There is some bad news out of the world of college hockey, as the NCAA will lose another hockey program at the conclusion of the 2020-21 season. Also, a pair of former second-round draft picks find new homes with NHL clubs. Finally, we profile one of the top European goaltenders heading into the 2020 NHL Entry Draft.
WHCA Loses Another Team
The players and fans of the University of Alaska Anchorage (UAA) ice hockey team received some devasting news on Wednesday. UAA officials announced they would be cutting four sports from their athletic program including men’s hockey, women’s gymnastics and men’s and women’s skiing.
“The decision to cut any UAA program, academic or athletic, is devastating. Since fiscal year 2014, state funding for UAA declined by $34 million, forcing leadership to make difficult decisions about which programs and services the university can sustain long term,” UAA Chancellor Cathy Sandeen said in an official statement. “That includes our sports programs. My heart goes out to our student-athletes and coaching staffs affected by this situation. This comes at a difficult time as they are already facing much uncertainty surrounding this year’s season due to the COVID-19 pandemic. I am proud of the incredible resilience they have shown.”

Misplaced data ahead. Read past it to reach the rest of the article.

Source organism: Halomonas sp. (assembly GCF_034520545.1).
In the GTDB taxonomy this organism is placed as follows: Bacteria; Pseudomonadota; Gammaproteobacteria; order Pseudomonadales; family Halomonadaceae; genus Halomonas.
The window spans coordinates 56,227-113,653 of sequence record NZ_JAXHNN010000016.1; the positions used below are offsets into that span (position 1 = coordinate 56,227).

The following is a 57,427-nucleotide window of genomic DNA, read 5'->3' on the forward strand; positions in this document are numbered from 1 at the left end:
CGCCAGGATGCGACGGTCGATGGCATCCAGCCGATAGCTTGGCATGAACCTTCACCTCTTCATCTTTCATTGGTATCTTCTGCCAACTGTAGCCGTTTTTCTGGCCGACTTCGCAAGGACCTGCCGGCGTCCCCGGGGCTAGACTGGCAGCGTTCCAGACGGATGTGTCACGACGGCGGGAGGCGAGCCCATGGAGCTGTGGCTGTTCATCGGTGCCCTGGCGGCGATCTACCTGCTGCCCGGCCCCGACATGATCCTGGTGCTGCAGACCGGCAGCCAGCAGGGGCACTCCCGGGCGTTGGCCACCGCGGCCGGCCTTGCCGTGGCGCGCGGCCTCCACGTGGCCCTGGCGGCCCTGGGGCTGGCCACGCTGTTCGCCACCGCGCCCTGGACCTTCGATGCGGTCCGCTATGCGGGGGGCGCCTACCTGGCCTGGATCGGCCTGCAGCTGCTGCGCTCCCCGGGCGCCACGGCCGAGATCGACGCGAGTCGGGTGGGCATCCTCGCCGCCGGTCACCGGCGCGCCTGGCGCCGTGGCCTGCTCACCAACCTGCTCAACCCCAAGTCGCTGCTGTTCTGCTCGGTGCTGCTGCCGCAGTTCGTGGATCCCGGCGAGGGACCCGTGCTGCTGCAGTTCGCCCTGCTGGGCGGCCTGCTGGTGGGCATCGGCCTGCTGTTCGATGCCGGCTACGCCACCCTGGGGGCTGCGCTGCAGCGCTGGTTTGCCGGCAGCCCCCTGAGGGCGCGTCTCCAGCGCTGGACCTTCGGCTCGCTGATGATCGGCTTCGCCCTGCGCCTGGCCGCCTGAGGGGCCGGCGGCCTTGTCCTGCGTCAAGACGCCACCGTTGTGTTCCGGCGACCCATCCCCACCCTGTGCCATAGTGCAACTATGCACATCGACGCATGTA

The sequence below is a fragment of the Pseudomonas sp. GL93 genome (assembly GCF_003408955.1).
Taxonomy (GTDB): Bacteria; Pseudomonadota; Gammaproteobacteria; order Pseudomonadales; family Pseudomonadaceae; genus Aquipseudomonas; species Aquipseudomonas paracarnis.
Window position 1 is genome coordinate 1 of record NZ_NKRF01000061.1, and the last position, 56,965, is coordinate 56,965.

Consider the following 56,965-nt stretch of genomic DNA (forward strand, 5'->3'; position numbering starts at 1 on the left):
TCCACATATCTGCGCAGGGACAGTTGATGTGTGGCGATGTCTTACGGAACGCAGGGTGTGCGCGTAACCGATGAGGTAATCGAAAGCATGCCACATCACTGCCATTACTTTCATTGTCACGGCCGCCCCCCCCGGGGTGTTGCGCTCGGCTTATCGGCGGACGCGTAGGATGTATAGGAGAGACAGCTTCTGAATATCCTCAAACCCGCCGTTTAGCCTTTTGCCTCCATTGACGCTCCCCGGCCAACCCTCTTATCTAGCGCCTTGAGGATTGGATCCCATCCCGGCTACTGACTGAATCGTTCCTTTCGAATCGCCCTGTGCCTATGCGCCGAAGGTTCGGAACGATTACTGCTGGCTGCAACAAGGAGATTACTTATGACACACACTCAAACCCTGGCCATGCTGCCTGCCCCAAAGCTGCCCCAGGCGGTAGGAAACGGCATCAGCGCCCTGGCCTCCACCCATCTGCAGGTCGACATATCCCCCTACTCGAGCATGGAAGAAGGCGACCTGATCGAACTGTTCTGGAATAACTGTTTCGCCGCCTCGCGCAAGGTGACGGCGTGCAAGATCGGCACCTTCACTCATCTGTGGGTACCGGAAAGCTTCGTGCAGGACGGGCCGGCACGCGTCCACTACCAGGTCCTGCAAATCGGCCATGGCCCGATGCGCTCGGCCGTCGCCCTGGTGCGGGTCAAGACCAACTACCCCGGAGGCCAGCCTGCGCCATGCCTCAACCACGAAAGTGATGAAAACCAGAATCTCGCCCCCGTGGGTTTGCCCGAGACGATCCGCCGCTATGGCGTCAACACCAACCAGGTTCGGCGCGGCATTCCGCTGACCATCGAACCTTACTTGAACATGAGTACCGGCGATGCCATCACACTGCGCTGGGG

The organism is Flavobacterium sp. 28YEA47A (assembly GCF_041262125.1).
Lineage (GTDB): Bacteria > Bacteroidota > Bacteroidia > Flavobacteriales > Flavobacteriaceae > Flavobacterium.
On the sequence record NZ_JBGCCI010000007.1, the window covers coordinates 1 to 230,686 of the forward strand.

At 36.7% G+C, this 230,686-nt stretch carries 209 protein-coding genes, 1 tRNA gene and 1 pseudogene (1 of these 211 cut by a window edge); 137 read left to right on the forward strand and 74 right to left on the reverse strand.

UAA started its hockey program in 1979. They made three NCAA tournament appearances in 1990, 1991 and 1992. There have been nine former Seadogs who have skated in the NHL including Curtis Glencross and Stanley Cup winners Jay Beagle and Mike Peluso.
The 2020-21 season will be the final one for the Seadogs hockey team. They compete in the Western Collegiate Hockey Association (WCHA) which is in some serious trouble. The 10-team conference is losing seven teams the new Central Collegiate Hockey Association (CCHA) after this season, so their future is in doubt.
Blackhawks Add College Free Agent
The deadline for NHL teams to sign their draft picks who’ve completed their college careers passed on Aug. 15. One such player, former Notre Dame forward Cam Morrison, went the free agency route and chose to sign with the team of his liking.